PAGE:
Pharmacy Board trains healthcare workers
In line with the one month WHO communication campaign on substandard and falsified medicines, a team of regulators from the Pharmacy Board of Sierra Leone (PBSL) have trained twenty four (24) District Health management Teams (DHMTs) and engaged 4 radio stations on substandard and falsified medicines in Bo and Kenema respectively. The training took place on November 26 to the 29, 2020.
Communication Campaign Coordinator, who doubles as Enforcement Officer at PBSL, Pharm. Tamba Buffa said the training was informed by a report of a survey conducted by WHO, which was published in February 2020.
According to him, the report stated among other things, that about 10 percent of Sierra Leoneans still access medicines from unofficial sources like peddlers or hawkers.
He added that the training was designed for healthcare workers because they are the ones that interface directly with community people, especially those that take medications.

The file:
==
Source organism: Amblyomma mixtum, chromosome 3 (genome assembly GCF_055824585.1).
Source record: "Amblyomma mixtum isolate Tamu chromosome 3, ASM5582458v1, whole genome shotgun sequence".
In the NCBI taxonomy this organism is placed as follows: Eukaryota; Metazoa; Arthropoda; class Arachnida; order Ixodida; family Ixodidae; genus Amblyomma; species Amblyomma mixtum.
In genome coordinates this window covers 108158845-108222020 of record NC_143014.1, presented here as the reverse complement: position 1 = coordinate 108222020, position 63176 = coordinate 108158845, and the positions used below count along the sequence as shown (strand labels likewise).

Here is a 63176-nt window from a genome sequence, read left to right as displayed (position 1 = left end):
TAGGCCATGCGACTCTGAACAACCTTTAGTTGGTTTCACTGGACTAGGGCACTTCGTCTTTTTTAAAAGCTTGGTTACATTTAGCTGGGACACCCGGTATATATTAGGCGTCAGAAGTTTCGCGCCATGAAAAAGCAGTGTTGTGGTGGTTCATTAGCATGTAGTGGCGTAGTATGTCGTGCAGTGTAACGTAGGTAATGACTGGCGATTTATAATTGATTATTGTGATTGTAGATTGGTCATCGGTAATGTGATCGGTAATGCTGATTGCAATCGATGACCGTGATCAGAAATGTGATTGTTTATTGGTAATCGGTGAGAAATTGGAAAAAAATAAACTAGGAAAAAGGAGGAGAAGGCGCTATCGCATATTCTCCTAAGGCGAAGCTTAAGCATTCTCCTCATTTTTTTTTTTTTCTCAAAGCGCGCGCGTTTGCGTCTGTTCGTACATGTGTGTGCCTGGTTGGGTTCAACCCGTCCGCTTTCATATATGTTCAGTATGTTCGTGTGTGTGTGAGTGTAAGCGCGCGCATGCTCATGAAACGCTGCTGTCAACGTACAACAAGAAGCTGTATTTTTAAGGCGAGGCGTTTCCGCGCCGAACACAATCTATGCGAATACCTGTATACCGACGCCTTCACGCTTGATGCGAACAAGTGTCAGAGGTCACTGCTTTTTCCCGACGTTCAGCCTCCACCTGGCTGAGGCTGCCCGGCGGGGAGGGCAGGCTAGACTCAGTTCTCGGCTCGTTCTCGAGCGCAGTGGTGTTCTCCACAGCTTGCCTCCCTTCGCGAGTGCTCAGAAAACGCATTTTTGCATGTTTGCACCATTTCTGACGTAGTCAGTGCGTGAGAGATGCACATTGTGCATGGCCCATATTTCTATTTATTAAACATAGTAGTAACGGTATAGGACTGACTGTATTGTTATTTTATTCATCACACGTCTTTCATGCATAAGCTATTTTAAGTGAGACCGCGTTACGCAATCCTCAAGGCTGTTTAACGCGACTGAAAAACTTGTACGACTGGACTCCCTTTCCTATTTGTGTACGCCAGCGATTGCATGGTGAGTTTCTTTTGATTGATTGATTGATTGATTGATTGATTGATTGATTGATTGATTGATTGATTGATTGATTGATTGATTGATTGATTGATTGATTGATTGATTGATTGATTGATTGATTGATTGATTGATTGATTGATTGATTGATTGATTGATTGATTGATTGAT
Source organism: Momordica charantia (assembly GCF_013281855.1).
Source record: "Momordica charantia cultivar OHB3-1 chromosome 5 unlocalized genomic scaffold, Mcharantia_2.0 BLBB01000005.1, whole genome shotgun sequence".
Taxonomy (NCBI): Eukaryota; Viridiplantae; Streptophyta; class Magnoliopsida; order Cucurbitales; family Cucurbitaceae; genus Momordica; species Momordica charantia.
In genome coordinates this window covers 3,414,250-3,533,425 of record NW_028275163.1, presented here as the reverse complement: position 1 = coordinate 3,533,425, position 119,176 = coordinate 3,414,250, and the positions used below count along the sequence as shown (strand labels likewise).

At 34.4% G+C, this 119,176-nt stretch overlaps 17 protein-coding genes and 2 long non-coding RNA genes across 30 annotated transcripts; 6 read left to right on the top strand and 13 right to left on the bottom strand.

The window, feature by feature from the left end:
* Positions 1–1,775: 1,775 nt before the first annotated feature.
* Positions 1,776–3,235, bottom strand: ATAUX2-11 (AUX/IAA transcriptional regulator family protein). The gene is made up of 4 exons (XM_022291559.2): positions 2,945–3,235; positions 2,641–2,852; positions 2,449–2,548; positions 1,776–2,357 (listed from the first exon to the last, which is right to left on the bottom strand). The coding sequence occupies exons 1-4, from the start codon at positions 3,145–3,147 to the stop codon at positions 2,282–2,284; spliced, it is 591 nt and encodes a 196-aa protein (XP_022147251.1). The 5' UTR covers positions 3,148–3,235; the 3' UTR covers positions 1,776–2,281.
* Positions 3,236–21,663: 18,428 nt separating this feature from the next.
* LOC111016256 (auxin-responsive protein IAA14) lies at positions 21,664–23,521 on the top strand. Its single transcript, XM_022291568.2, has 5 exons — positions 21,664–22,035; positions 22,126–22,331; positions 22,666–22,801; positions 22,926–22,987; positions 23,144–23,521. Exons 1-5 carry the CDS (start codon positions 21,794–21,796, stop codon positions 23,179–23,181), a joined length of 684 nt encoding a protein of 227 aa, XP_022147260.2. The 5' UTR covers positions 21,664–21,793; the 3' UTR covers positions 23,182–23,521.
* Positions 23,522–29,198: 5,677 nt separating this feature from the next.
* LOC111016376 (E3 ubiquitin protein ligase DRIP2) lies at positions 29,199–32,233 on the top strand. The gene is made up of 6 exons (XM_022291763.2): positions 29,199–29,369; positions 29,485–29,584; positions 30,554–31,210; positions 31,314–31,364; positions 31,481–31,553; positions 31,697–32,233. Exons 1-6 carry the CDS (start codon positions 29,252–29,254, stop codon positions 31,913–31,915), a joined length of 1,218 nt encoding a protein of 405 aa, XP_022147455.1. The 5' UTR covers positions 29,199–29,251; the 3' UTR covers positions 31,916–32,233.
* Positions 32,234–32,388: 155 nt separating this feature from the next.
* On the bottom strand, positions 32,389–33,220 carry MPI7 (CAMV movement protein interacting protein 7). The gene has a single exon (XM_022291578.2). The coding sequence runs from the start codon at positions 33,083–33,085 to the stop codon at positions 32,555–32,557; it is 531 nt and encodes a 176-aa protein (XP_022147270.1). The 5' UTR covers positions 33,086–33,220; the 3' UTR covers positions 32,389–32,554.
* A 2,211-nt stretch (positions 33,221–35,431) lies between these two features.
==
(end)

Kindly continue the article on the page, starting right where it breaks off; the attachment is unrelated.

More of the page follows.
“It is our belief that since you are the primary recipients of this training and mostly the first point of call for the community people, you will be able to effectively cascade to them all that you are going to learn with respect to substandard and falsified medicines. In other words, we are training you to be masters on the detection of substandard and falsified medicines when you come across them,” he said.
Pharm. Buffa said they intend doing community engagements to spread the campaign on substandard and falsified medicines to hard-to-reach areas.
In each of the four radio discussions in Bo and Kenema, Head of Information and Communications Department at PBSL, Dr. Sahr Emmanuel Gbomor, explicitly defined substandard and falsified medicines and cited clear examples of both. He informed listeners that one of the ways to detect if drugs fall within the said categories was to observe if there is spelling or grammar mistakes on both the inner and outer packages.
Dr. Gbomor explained that if someone sees alteration on the batch number, manufacturer’s address or expiring date, it shows clearly that the medicine is falsified. He encouraged all and sundry to be extra vigilant in the fight against substandard and falsified medicines.
“For someone who does not read or write, the simple ways to detect substandard and falsified medicines are by smelling, touching or ordinary observation; for instance, if it has a bad odor that is different from the one you know; or if it is sticky and damped, it means it is also within the categories in question. If you notice any substandard or falsified medicine, please call pharmacy Board on 099-117-117,” he concluded.